There is little more subjective in professional wrestling fandom than picking a favourite match. Most of us have seen thousands of matches, each a moment in time that resonate differently than your neighbour.

So the challenge for WWE, with its latest book, WWE Greatest 100 Matches is coming to terms with the fact that it’ll never, ever please everyone.

There’s plenty to like about this book, but if it doesn’t make you want to seek out these matches on DVD or on the WWE Network, then its job isn’t done.

That means that maybe I wasn’t the right guy to review this book. I’ll watch matches on pay-per-view and move on. I don’t obsess, or fret, or watch again and again to seek out the flaws and the masterful moments.

Here’s what you get: A beautiful, hardcover book, chock full of great photos; you get details on the match itself (date, PPV or TV, location), a lead-up to the bout, a description of the match itself and a quick rundown of the aftermath, as in where the match lead to in future storylines; there is no countdown, just 100 matches.

It’s a nice acknowledgement that a match, meaningful or not, is just a moment in time, where one incident leads to another and to another, through 53 years of WWWF/ WWF/ WWE history.

What is not acknowledged, other than in the foreword by Ricky “The Dragon” Steamboat, is that these works of art in the ring are meticulously planned and thought out, with performers, agents, management, referees, announcers, and more, all contributing to making it a classic. Or that there are unexpected moments, happy accidents even, that contribute to the experience.

This is my biggest complaint about the book (besides the all-too-familiar dismissing of the author, Dean Miller, who is only on the copyright page). With all the access available to these competitors, we hear from none of them. What was it like bodyslamming Andre the Giant, Mr. Hogan? Brock, you broke The Undertaker’s WrestleMania streak; how did that make you feel? Scott, Shawn, you set the bar for ladder matches at WrestleMania X, and now they are everywhere — did you expect to change pro wrestling?It’s not like this is breaking ground, as WWE does it already on its DVDs or on its network. People who love wrestling crave behind the scenes info. Right from the start, WWWF was created in controversy — how damaged was Buddy Rogers’ heart that he only went 47 seconds, losing to Bruno Sammartino? What’s more interesting, the lie that is told here that Rogers won a tournament for the WWWF title, or the fact that Vincent McMahon Sr. asked Rogers to us the U.S. title that he already owned as the first WWWF title?

Jumping ahead 20 years, Hulk Hogan jumping from the AWA to the WWF changed the world perhaps more than his title win over The Iron Sheik. What would have happened if Sheik, a legit wrestler, had accepted AWA honcho Verne Gagne’s bounty and hurt Hogan instead? Again, the back story is far more interesting than what happened in the ring, at least to me.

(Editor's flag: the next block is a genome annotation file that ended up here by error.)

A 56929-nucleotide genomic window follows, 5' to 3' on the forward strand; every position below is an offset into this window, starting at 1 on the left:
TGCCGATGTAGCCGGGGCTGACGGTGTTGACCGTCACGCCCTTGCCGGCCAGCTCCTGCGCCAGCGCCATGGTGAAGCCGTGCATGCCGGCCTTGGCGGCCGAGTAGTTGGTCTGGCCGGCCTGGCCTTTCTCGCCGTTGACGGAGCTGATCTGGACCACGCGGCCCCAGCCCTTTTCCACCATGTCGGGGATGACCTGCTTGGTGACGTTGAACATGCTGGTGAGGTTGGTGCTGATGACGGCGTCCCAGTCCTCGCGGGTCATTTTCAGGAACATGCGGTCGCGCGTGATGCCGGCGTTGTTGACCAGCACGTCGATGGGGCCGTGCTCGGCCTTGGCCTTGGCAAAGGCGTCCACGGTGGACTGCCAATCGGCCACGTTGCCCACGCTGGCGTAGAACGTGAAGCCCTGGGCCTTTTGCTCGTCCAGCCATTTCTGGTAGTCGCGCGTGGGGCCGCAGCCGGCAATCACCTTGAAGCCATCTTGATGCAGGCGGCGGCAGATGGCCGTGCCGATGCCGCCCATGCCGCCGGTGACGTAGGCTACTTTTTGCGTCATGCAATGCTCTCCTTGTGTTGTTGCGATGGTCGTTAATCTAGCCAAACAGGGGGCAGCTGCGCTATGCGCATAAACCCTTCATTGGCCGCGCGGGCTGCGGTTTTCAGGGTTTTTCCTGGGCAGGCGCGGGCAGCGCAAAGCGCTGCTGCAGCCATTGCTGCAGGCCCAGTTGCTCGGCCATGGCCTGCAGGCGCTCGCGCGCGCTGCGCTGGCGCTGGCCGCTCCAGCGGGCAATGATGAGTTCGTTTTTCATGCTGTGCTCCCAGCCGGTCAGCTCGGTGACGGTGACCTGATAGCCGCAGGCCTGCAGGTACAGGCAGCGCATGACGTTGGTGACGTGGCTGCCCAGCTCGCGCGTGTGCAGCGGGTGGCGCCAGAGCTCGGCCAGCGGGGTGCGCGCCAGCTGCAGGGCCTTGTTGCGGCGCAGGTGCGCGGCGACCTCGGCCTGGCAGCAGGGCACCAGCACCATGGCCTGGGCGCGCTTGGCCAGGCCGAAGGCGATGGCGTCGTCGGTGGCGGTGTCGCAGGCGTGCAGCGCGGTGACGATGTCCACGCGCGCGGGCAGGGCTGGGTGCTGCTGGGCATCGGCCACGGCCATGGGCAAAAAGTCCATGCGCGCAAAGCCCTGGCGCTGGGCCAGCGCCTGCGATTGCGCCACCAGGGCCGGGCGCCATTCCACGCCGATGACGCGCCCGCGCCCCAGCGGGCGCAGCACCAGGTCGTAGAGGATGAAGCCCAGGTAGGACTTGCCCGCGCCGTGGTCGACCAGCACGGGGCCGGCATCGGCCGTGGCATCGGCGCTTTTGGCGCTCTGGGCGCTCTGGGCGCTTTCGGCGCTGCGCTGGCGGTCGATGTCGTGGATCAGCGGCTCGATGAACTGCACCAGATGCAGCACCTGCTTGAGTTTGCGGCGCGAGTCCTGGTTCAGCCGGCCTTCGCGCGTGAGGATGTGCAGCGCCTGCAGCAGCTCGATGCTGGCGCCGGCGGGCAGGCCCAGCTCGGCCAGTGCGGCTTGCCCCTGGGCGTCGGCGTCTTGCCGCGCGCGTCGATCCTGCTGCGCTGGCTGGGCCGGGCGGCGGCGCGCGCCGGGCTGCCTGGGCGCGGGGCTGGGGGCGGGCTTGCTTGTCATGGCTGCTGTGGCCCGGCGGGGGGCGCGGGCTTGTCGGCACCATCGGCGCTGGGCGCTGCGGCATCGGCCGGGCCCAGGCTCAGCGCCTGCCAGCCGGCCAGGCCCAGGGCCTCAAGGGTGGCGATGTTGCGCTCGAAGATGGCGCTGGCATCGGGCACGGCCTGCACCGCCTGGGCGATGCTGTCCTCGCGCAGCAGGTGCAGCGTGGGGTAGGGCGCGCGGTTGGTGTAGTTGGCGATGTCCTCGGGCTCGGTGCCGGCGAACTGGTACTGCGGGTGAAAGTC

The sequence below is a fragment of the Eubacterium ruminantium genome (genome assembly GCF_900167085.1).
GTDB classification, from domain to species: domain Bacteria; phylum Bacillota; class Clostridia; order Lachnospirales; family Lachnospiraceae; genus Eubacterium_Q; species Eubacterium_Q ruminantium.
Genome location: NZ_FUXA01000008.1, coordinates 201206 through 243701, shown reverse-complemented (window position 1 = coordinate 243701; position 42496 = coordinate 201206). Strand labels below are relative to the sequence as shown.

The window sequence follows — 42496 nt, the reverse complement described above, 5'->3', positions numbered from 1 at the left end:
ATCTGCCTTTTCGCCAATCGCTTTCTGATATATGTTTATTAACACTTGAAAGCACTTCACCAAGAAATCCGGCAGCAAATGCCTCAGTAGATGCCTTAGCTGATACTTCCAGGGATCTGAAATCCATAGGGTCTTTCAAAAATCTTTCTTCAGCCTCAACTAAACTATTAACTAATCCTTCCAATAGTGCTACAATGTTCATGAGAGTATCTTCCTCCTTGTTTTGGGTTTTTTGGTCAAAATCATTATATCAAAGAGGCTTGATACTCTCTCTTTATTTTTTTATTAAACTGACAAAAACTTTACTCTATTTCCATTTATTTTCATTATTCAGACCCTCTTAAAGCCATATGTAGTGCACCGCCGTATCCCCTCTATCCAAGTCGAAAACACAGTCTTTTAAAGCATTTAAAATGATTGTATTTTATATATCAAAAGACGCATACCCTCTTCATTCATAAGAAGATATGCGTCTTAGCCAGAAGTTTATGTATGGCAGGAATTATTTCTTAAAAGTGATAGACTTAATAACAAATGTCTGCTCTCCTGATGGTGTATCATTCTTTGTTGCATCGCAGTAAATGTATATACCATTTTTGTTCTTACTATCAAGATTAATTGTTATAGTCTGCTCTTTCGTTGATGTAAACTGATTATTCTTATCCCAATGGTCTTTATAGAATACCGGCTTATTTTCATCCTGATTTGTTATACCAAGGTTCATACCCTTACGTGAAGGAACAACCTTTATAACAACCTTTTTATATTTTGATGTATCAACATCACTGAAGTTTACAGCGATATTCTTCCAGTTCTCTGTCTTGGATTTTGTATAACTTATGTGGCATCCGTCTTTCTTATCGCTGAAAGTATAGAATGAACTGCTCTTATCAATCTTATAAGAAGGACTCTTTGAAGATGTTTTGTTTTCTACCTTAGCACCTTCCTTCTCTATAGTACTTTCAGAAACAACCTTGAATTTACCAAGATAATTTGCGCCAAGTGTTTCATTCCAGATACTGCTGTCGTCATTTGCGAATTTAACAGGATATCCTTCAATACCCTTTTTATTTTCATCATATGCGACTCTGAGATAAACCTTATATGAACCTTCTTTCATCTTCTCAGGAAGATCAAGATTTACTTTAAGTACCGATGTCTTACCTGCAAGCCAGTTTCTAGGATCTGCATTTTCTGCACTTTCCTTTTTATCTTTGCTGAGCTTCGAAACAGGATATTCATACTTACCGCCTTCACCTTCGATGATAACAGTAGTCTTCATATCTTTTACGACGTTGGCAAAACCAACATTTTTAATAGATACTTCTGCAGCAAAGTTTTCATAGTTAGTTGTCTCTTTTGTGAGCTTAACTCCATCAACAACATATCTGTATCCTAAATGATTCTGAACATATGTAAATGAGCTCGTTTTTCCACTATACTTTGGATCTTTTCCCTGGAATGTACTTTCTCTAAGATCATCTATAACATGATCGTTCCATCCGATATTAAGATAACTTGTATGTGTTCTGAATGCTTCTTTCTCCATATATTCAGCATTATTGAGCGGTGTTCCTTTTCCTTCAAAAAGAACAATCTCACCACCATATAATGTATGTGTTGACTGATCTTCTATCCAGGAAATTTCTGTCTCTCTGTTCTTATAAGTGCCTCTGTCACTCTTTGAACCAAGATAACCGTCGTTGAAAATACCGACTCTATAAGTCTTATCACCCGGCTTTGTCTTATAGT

There was plenty of “Oh, I remember that one” or “I was at that show” for me as I went through, so the nostalgia factor worked.All the expected “greatest” matches from WWE history are here, as far as I’m concerned, or as far as I’m willing to invest thought into it. HBK vs Flair, Taker vs Foley, Steamboat vs Savage, Hart vs Austin, Hogan vs Rock. I was surprised that a few supposedly blackballed names got mentioned for their matches, like Chris Benoit (against Chris Jericho), or CM Punk. Shelton Benjamin is in there, not that he left on bad terms, but he has been seemingly forgotten.

There’s plenty puzzling. Why a British Bulldogs bout against Iron Sheik and Nikolai Volkoff when they had so many better bouts against more capable opponents? How can Big Show make a “greatest” of anything, let alone in a tag team bout with Jericho against D-Generation X?

As for women, well, there’s the usual suspects, Trish Stratus, Lita, Mickie James. The couple of NXT bouts are women’s matches, and seemed like a throw-in, and quite honestly, disrespectful to the women who paved the way. Fabulous Moolah was not a great highspot wrestler, but her proteges, like Leilani Kai, Velvet McIntyre, and more delivered great bouts … and apparently the Jumping Bomb Angels never invaded WWF and turned it on its ear (or at least it did for this teenager, who’d never seen women fly like that before).Going through it, besides finding a lot of Triple H bouts (hello, boss), I became curious how it skewed. There is one bout from 1963, two from the 1970s (what about Pedro Morales?), 10 from the 1980s, 23 from the 1990s, 40 from the 2000s, and 24 from 2010 on. From those raw numbers you can see how it skews to more recent bouts, which, no doubt, are available on the WWE Network. Funny that.